You have the choice of stealth or full-frontal assaults, although based on the game’s rather difficult nature, I do recommend discretion. Specially-marked Nazi commanders are also capable of sounding alarms to bring in reinforcements, making it essential that you eliminate them quickly — whether you do that stealthily or otherwise.
Throughout the 14-hour campaign, you’ll experience some really great, over-the-top setpieces, ranging from a chase through the streets of New Orleans on a mechanized, flamethrower-equipped Panzerhund wolf to a Wizard of Oz-inspired encounter that needs to be seen to be believed. There’s a great mix of pistols, shotguns, machine guns and grenades, as well as scientifically enhanced lasers and other Nazi weaponry you can get your hands on.
You can dual-wield any weapon for hilariously crazy combinations, such as a shotgun in one hand and a laser-beam blaster in the other. But as ridiculous as this may sound, there is also a tactical advantage to using two guns at once. At times, I would have my upgraded silenced Pistole in one hand and Shockhammer shotgun in the other, so I could quietly pick off enemies while also being ready for a possible firefight.
Doing so reduces the time it would take to navigate the weapon wheel, which is open in real-time, giving you precious extra seconds to shoot first at an alerted enemy. At the same time, dual-wielding removes the ability to aim down the sights, so you sacrifice accuracy for power, making it an appropriately balanced gameplay mechanic.
This type of combat readiness is particularly important since B.J. does not have the regenerating health ability that most first-person shooter heroes are lucky enough to have. As a result, he’s reliant on health packs and armour scattered throughout the levels. This made stealth a much more fulfilling (albeit very tense) option, as trying to get through groups of enemies quietly and without getting shot was tough, but also greatly reduced my chances of getting injured or killed.
The New Colossus also rewards you for experimenting with different combat options. There are three different categories of perks — Stealth, Mayhem and Tactical — and the more you perform specific maneuvers in each one, the more proficient you become in them. For example, racking up more kills with the throwable axes (Stealth) will increase the amount that you can carry at a given time, while defeating enemies in ways the involve flames (Tactical) will reduce the amount of damage you take from diesel-based weapons. It’s a satisfying loop that had me switching up my strategies whenever viable, making B.J. an increasingly more powerful Nazi-killing machine the more I played.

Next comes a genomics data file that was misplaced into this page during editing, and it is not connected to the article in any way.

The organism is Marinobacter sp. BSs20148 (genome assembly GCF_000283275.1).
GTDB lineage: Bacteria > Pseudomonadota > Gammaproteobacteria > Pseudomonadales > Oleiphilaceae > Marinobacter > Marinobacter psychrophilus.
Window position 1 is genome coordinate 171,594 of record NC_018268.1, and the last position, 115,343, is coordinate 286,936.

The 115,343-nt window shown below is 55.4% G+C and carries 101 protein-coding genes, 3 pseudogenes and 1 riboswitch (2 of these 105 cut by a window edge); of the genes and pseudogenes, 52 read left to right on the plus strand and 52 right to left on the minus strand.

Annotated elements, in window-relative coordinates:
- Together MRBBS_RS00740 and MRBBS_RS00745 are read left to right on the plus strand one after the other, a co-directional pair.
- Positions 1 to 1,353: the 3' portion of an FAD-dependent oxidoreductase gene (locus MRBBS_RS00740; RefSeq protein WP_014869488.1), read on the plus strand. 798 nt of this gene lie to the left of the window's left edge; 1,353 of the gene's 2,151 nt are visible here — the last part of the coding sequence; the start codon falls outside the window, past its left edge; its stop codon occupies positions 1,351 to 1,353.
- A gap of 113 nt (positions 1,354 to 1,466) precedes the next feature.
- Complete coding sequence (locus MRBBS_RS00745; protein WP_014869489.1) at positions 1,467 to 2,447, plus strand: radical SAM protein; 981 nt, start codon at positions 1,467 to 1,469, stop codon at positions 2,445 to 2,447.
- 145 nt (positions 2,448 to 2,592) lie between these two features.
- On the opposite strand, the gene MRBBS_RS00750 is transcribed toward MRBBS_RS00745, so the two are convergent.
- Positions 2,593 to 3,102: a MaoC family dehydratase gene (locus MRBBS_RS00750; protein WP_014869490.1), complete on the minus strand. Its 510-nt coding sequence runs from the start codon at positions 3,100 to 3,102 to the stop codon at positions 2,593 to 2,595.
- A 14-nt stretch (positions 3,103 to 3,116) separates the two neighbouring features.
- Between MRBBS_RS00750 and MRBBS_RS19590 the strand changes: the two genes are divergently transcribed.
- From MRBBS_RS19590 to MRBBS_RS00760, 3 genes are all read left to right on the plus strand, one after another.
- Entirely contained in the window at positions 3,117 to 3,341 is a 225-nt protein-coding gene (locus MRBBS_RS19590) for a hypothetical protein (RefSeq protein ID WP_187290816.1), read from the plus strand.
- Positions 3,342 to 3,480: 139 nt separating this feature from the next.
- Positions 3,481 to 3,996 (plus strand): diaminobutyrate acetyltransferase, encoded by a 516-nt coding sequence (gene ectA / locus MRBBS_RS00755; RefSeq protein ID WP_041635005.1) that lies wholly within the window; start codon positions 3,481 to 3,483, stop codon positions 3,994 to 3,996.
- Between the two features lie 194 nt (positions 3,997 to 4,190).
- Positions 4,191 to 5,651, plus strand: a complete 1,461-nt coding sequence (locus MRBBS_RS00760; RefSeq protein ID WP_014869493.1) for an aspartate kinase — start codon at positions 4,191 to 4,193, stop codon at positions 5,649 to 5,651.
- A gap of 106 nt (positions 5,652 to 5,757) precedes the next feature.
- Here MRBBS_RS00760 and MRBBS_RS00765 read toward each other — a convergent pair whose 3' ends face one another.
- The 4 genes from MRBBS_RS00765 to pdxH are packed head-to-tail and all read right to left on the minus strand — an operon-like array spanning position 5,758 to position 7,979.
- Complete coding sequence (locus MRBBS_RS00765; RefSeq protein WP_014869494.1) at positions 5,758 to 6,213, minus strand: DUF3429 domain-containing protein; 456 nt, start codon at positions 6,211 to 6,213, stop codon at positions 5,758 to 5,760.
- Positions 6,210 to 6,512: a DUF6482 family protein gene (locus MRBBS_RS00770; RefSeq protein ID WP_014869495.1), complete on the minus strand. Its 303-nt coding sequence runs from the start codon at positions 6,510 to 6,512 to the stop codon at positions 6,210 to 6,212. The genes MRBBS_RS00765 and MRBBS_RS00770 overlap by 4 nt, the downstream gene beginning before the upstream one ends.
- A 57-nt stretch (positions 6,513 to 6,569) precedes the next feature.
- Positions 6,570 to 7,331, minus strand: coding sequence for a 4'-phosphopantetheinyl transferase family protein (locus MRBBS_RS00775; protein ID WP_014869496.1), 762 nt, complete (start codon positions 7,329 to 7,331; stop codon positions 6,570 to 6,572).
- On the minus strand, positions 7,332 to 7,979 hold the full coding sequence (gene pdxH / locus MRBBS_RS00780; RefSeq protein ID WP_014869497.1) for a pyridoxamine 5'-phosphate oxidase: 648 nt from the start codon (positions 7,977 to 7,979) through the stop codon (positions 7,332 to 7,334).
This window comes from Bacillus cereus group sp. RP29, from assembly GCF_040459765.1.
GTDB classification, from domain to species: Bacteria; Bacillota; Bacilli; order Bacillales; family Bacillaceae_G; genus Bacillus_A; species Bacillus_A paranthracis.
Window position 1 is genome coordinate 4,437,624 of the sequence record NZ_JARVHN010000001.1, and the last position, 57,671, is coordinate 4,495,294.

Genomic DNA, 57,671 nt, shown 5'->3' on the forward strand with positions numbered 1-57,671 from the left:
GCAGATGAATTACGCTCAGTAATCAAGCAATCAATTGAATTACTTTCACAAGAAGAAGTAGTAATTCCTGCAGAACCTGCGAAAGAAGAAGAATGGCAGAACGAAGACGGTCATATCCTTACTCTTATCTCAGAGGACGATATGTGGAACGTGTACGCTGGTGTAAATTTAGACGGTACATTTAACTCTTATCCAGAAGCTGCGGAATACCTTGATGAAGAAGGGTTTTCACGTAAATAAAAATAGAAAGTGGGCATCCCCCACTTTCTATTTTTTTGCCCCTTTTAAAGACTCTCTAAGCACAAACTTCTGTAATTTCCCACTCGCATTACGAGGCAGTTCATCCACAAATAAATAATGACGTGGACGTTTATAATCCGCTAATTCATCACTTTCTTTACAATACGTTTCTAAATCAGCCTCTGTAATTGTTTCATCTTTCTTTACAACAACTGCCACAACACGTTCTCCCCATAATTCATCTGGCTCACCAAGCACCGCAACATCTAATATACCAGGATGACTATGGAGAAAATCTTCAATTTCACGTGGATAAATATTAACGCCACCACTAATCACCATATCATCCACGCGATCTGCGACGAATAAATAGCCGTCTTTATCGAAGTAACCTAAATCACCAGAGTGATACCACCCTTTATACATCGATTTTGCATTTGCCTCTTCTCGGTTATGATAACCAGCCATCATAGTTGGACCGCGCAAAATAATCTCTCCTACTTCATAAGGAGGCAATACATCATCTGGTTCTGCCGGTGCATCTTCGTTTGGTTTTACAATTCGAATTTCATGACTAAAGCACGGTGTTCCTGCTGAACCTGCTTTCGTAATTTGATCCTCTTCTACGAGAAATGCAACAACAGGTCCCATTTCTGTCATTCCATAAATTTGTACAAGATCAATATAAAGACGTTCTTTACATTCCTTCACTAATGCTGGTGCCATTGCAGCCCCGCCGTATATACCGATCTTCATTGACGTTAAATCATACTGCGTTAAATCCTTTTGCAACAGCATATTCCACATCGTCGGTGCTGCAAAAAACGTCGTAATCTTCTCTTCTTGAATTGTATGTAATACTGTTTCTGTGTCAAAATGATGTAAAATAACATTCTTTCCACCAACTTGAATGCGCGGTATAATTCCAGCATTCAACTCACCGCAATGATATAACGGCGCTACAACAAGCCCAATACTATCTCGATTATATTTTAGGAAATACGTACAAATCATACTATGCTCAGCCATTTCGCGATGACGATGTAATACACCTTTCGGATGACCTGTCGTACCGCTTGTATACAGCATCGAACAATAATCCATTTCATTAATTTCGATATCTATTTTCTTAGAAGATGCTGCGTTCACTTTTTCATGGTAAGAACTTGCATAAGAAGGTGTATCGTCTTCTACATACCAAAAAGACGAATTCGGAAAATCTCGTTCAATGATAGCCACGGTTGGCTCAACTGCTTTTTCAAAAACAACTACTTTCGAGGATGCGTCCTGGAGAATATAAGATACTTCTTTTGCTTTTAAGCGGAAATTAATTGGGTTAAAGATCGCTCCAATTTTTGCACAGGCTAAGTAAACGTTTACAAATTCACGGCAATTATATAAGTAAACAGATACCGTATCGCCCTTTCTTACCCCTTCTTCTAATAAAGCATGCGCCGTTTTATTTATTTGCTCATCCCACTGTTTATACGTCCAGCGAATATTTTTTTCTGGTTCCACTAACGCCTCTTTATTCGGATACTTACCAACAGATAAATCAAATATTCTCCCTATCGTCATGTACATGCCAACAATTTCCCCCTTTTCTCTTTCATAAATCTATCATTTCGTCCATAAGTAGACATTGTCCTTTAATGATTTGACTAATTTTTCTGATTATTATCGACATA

Late game, you’ll also be able to go on Ubercommander assassination missions to take out high-ranking Nazi officials. These offer a nice change of pace from the major story missions and take you to some interesting locations. In one mission, I visited a film set modelled after B.J.’s childhood home, with actors paid to spread propaganda of how evil a man “Terror-Billy” really is. Another had me revisit the eerie dilapidated Manhattan subway system, avoiding large rocket-powered tin men along the way.
Unfortunately, some of the levels in both the story and Ubercommander missions can feel too claustrophobic to encourage stealth, making it far too easy to get spotted. I found myself quickly overcome by large swaths of enemies, making the game feel somewhat unforgiving at times. Particularly, The New Colossus‘ anthropomorphic robotic enemies move and shoot fast, downing me in several instances before I could even make it to cover.
Overall, though, areas are well-designed to encourage multiple approaches. This is especially true in the latter half of the game, when B.J. is given a sort of ‘super power’ augment to increase his strength, verticality or contorting capabilities. Environments are designed to accommodate all three abilities, so ultimately there is no ‘wrong’ choice, merely one that better fits your kind of play-style.
In all of the game’s various locations, you can also find objects that reveal more about the world through some well-done environmental storytelling. An early New York level is filled with letters written by pinned soldiers who were sending well wishes back home to their families, while a note from Sigrun on the Eva’s Hammer recounts her first meeting with none other than Hitler himself. These are often heartbreaking reminders of how all life is torn apart by war, making B.J.’s cross-America journey feel all the more crucial.
However, despite the oftentimes dreadfully bleak outlook, the game still manages to maintain a steady stream of wit and levity. When he’s not going through solemn monologues, B.J. will make some rather humorous comments to help keep himself going. In one mission, when he’s tasked with infiltrating the Oberkommando base, he mentions that the base has a large amount of “Nazi assholes,” and once he clears them all out, he smugly remarks “Oberkommando, population: zero Nazi assholes.” The banter between the Kreisau Circle members, particular on the Eva’s Hammer, is similarly very amusing. While a grim tone is largely kept throughout, the New Colossus wisely remembers not to constantly take everything too seriously. This is, after all, a series that’s featured Mecha Hitler as a big boss encounter.
Vive la resistance
Wolfenstein II: The New Colossus is a single-player revelation. I initially came for what I thought would be rather bombastic Nazi killing, and I certainly got that in spades thanks to a wonderful mix of solid stealth and shooting. But what really kept me playing was a compelling story filled with an expertly written cast of likeable characters. B.J.’s story can be gruelling, but it’s nonetheless a thoroughly exhilarating ride with a surprising amount of heart to it, making it one of 2017’s must-play games.
Wolfenstein II: The New Colossus is now available on PlayStation 4, Xbox One and PC.
Note: the game also receives 4K enhancements on Xbox One X and PlayStation 4 Pro. Eurogamer has a great in-depth breakdown of the technical improvements on both systems, but suffice it to say, the game looks better on both systems. For what it’s worth, I played half of The New Colossus on Xbox One X and the game — which already looked pretty to begin with — had a higher resolution and sharper overall picture.
A Nintendo Switch version has also been confirmed for release sometime in 2018.
Image credit: Bethesda